Zandra - a Role Model for Students & Colleagues

If you’re a staff person wondering how interfaith work can look on your campus, look no further than our friend, Zandra Wagoner. What we love about this profile is how it expresses Zandra’s keen ability to both serve students on the ground and create institutional change—all through genuine, warm relationships. If you are in a student-service role and reading this article, this video is for you. Here are a few ways you might use it: 

  1. This video can provide a vision for interfaith work on campus to both students and colleagues who are less familiar. If you are trying to mobilize those around you to engage in interfaith work, use this video to help you advocate for its importance. “Interfaith” isn’t often a term used in the vernacular, so this video illustrates what is meant by the idea and how it is a value-added to campus life and culture. You might draw out the quote, “We actually become better students [and] better facilitators of learning when religious and nonreligious diversity is part of the air.” Ask folks why they think that might be, how they see that evidenced in the video, and how your own community might use interfaith work to leverage the ability to build positive relationships across lines of difference.  
  2. If you have a team of people dedicated to interfaith work, share this video with them and host a discussion about it to stir energy and inspire. It’s hard to watch Zandra’s story without seeing yourself in her, as well as being inspired by what she’s able to accomplish. You’ll notice that one success featured in the video is the building of an interfaith center. This type of goal can only be the product of a “long game” of interfaith work. Relationships had to be built, culture had to be established, and a sustained institutional commitment had to be forged. Reflect on those things with your own team: where do you see yourselves playing the “long game,” and how might you double down your efforts? What would success look like to you, and what’s your road map to getting there?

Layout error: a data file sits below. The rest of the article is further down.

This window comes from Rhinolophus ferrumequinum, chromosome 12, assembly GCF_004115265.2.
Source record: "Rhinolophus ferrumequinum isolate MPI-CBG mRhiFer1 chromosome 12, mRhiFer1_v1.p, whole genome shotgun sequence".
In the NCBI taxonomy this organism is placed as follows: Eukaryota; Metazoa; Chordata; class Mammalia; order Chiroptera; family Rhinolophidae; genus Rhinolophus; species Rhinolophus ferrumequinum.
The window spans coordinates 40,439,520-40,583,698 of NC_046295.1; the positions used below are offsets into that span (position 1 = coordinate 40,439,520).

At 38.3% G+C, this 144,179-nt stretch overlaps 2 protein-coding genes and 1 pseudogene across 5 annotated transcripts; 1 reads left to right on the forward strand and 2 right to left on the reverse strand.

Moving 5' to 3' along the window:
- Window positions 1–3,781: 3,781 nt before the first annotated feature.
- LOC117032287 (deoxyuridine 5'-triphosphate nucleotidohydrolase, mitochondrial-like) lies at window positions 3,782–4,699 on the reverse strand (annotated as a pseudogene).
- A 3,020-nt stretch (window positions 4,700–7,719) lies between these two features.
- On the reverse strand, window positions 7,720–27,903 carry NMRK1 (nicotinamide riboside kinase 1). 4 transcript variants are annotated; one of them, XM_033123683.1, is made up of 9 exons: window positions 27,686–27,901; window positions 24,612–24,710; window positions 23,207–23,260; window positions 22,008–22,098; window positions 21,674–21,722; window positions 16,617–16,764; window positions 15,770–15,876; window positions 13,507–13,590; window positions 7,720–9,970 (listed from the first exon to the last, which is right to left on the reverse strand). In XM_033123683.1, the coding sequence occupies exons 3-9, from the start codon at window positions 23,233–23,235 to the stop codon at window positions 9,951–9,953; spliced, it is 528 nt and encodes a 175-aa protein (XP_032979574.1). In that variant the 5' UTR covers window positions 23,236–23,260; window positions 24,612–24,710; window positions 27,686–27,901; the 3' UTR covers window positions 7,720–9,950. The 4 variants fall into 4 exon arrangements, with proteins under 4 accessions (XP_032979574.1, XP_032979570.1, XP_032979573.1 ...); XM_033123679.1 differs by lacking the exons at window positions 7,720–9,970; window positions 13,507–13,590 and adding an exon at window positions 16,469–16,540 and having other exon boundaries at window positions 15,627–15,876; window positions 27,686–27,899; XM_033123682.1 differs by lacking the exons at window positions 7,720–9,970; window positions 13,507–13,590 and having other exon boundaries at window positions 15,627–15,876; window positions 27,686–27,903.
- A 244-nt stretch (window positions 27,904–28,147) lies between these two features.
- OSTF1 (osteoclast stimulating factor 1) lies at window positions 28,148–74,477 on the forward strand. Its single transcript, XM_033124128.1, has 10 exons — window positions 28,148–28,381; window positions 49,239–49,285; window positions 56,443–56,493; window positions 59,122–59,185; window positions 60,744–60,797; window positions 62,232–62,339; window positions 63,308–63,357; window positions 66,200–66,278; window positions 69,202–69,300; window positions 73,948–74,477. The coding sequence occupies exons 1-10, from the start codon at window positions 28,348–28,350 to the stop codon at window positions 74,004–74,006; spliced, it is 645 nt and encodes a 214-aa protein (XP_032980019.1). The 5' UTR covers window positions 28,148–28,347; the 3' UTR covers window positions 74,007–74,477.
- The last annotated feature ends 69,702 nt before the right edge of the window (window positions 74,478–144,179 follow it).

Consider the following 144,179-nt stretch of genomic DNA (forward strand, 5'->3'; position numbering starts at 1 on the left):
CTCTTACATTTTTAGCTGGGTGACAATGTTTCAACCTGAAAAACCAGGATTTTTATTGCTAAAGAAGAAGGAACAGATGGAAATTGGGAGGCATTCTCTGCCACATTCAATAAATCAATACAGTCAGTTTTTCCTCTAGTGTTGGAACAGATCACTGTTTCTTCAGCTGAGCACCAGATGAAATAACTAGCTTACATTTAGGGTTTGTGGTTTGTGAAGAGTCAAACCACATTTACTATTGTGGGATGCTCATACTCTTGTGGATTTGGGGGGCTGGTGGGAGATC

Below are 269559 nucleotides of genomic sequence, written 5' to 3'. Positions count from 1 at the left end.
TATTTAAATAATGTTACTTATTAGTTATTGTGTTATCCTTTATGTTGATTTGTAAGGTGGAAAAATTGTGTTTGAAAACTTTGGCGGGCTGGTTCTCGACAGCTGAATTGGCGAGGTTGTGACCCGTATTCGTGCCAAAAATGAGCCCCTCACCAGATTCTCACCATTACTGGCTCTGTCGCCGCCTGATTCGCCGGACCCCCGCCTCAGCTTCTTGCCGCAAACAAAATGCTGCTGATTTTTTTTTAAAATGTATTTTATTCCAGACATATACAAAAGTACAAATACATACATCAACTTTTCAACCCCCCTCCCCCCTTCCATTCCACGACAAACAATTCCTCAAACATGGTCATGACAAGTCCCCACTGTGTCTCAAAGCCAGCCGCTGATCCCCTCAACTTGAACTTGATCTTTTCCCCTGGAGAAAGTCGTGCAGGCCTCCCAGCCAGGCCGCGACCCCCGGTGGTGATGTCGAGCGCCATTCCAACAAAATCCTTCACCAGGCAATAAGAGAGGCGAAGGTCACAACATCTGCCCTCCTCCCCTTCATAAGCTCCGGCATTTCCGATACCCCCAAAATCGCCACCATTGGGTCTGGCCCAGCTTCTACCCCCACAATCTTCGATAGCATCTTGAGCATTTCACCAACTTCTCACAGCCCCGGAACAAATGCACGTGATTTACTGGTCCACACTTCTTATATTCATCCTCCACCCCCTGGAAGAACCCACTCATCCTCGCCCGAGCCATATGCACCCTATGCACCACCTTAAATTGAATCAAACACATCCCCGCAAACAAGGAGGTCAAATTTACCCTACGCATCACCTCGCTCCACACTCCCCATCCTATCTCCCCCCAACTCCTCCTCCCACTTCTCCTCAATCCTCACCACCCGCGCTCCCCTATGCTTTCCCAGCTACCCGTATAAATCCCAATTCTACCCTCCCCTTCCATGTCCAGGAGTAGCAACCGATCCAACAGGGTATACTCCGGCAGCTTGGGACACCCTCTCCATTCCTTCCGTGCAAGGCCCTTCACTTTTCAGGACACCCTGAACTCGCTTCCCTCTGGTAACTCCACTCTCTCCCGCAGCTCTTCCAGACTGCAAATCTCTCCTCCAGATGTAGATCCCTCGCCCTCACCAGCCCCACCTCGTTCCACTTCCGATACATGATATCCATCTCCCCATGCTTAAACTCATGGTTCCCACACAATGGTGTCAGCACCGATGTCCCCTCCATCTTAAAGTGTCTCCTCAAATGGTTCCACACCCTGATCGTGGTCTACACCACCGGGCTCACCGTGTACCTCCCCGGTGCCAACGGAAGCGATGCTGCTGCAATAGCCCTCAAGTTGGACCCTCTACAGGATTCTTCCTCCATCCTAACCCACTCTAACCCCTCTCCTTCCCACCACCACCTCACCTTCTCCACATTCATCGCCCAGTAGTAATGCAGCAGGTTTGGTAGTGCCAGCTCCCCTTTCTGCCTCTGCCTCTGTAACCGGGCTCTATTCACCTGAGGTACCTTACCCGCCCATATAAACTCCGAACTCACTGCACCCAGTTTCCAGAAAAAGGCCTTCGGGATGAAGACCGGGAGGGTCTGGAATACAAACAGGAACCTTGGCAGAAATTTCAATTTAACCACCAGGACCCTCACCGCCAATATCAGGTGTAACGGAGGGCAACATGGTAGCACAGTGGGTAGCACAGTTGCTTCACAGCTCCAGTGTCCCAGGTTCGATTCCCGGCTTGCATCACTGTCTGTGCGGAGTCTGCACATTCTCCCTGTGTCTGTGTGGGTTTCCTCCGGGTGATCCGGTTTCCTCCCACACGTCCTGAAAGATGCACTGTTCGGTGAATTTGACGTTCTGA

3. When times are tough, share this video far and wide to remind people that goodness is near and we’re not alone. Inevitably, there will be those moments when this work ebbs rather than flows. Sometimes individuals who work tirelessly for social change can feel burnt out and wonder if what we’re doing has an impact. As a collective, sometimes the news cycle knocks the wind out of our sails and effectively convinces us that we’re doomed to an uphill battle. Whether you’re feeling these privately and simply need to bookmark this video to come back to when you need hope, or whether you sense that your entire community might benefit from a hopeful reminder that we belong to one another—use this video.

If you are looking for a way to become an interfaith leader, work for racial equity and build bridges, please check out our free curriculum "We Are Each Other's" and start your interfaith leadership today

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The opinions contained in this piece are solely the author’s and do not necessarily reflect the views of Interfaith Youth Core. Interfaith America encourages a wide range of views and strives to maintain a respectful tone with a goal of greater understanding and cooperation between people of different faiths, worldviews, and traditions.